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Year: 2017

Classification: Exempt - Ronin Recommends: PG

Runtime: 103 min

Produced In: Australia

Directed By: Tom Zubrycki

Produced By: Tom Zubrycki

Language: English

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A refugee from the Sudanese civil war, Zacharia (one of the 'Lost Boys' of Sudan), lives in Sydney with his wife and daughter. He desperately wants to do something for his former village, now in the newly created nation of South Sudan. His dream is to build a much-needed school, and he enlists the backing of numerous Australians who help him to raise funds.

A year after Independence for the new nation of South Sudan, Zacharia returns to his village. Hundreds are out on the road waiting. A bull is slaughtered, women ululate and dance. Zac's overwhelmed. Promises are given and expectations raised.

Soon work starts on clearing the site and making the bricks for the school. Yet almost immediately it all starts unravelling: the men want more money, the well is dry and needs fixing and there are arguments as the women push for the school that means so much to them.

Back in Australia, Zach finds that any possibility of help from the Australian government is lost when aid to Africa is savagely cut. Zac's support committee comes up with an ambitious plan: a 40-day charity walk from Tweed Heads in northern NSW to Sydney. Zac was one of the 'Lost Boys' who walked out of Sudan, but can he do a walk like this again? All of 1,200 kilometres.

Meanwhile, back in South Sudan, civil war starts again, and quickly escalates, while clan warfare breaks out in the village. The plans for the school and the 6,000 bricks they have made are imperilled. Even more unexpected is a tragic twist in Zacharia's personal life.

Racial profiling of South Sudanese

There's been much racial profiling of South Sudanese as a result of media reports of 'violent crime sprees' by 'African gangs' in Melbourne. This documentary presents a different and more complex picture.

Hope Road lifts the veil on what life can be like for refugees like Zac - caught between two worlds. Re-establishing their lives in Australia, but at the same time feeling an acute obligation back to their homeland.

"Inspiring, eye-opening ... An intimate portrait of suffering overcome and the enduring scars borne of trauma, Hope Road is a captivating and necessary contribution to our refugee debate from one of Australian cinema's most humane storytellers" - program note, Melbourne International Film Festival 2017

View trailer for Hope Road here:

DVD EXTRAS: the DVD of HOPE ROAD includes the full-length film (103 mins) and, for classroom convenience, a "Reduced Version" of the film in three parts (THE VILLAGE, 23 mins; THE WALK, 23 mins; and THE FAMILY, 24 mins).

HOPE ROAD – Director's Statement

Hope Road is many things. First and foremost it's a migration story: one person struggling against the odds - not only to make a difference back in his old village, but also struggling to keep his own family together in suburban Sydney. At another level again it's about the sheer nightmare logistics of building a school in rural Africa. It's also about how a small NGO attempts to fund-raise having a very substantial goal, and about the group dynamics of a small of people working together: the conflicts, the 'ups and downs' etc. All these complex elements relate together. The story is set at a very human level. You really get to know the characters and what drives them, leavened with intimacy and humour.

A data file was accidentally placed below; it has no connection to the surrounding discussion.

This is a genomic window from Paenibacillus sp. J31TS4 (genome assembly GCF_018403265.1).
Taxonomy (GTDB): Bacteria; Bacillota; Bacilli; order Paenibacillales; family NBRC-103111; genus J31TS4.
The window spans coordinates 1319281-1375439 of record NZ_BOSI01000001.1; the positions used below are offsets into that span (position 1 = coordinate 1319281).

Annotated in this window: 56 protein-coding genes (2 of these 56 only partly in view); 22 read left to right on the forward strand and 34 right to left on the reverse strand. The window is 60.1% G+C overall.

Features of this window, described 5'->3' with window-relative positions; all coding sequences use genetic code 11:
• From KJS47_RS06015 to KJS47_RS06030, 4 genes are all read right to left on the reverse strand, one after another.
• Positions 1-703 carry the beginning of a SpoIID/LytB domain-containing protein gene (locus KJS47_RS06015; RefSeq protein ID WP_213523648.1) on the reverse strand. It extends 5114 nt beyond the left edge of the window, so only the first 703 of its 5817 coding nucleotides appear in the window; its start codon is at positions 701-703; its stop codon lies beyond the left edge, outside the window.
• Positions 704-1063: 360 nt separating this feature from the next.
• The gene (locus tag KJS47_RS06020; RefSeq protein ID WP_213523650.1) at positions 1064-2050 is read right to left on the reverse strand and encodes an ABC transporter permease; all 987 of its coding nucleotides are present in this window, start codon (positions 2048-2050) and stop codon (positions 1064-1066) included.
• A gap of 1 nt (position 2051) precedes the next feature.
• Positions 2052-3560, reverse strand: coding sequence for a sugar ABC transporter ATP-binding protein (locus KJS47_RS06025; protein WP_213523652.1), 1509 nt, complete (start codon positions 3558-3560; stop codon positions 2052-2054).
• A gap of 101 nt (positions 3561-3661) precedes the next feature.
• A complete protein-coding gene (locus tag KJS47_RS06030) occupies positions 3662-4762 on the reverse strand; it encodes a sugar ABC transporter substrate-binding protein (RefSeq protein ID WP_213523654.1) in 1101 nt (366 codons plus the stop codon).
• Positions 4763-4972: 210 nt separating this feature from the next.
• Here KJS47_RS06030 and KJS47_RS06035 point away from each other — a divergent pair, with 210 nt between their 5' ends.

The idea of building a school in South Sudan by a committee in Australia was extremely ambitious, and the sheer scope of thus project was what drew me to it.

Zacharia vision and drive to make a difference for this community back in his homeland was not an un-familiar migration story. It resonated with my earlier documentary "Homelands" I made in 1992 when Carlos went back to El Salvador to become a teacher in a rural village

I met Zacharia, and the 2 core committee members, Janet and Chris, back in 2012. I was impressed by their dedication and ambition, and the fact that they'd raised enough funds to make a start on the building work – just enough to make the bricks for the entire school. They were well–intentioned but inexperienced – both in raising funds, let alone building a school. I suspected that the combination would provide drama and story down the track. My hunch was correct.

I've made longitudinal character driven observational documentaries throughout my career. My decision to embark on a project, which is likely to be a massive one (like this one became,) is always guided by an educated guess of what might possibly eventuate. This documentary had story elements and turning points that not even a good scriptwriter could have possibly predicted! It did take 4 years to unfold, but making this film independently and without a broadcaster I didn't have the constraints of a delivery schedule.

Plans were well advanced and Zac was about to leave to a newly independent South Sudan in order to organize this first stage. I decide I would join him. And this is how the film started. Finance was subsequently raised through Screen Australia's Signature Fund, now no longer operating, unfortunately. It's much harder to get films like Hope Road funded these days.

- Tom Zubrycki, 2017

Director, producer, photographer Tom Zubrycki
Editor, Associate Producer Ray Thomas
Original music Kyls Burtland

Developed and Financed in Association with ScreenNSW
Principal Investor, Screen Australia

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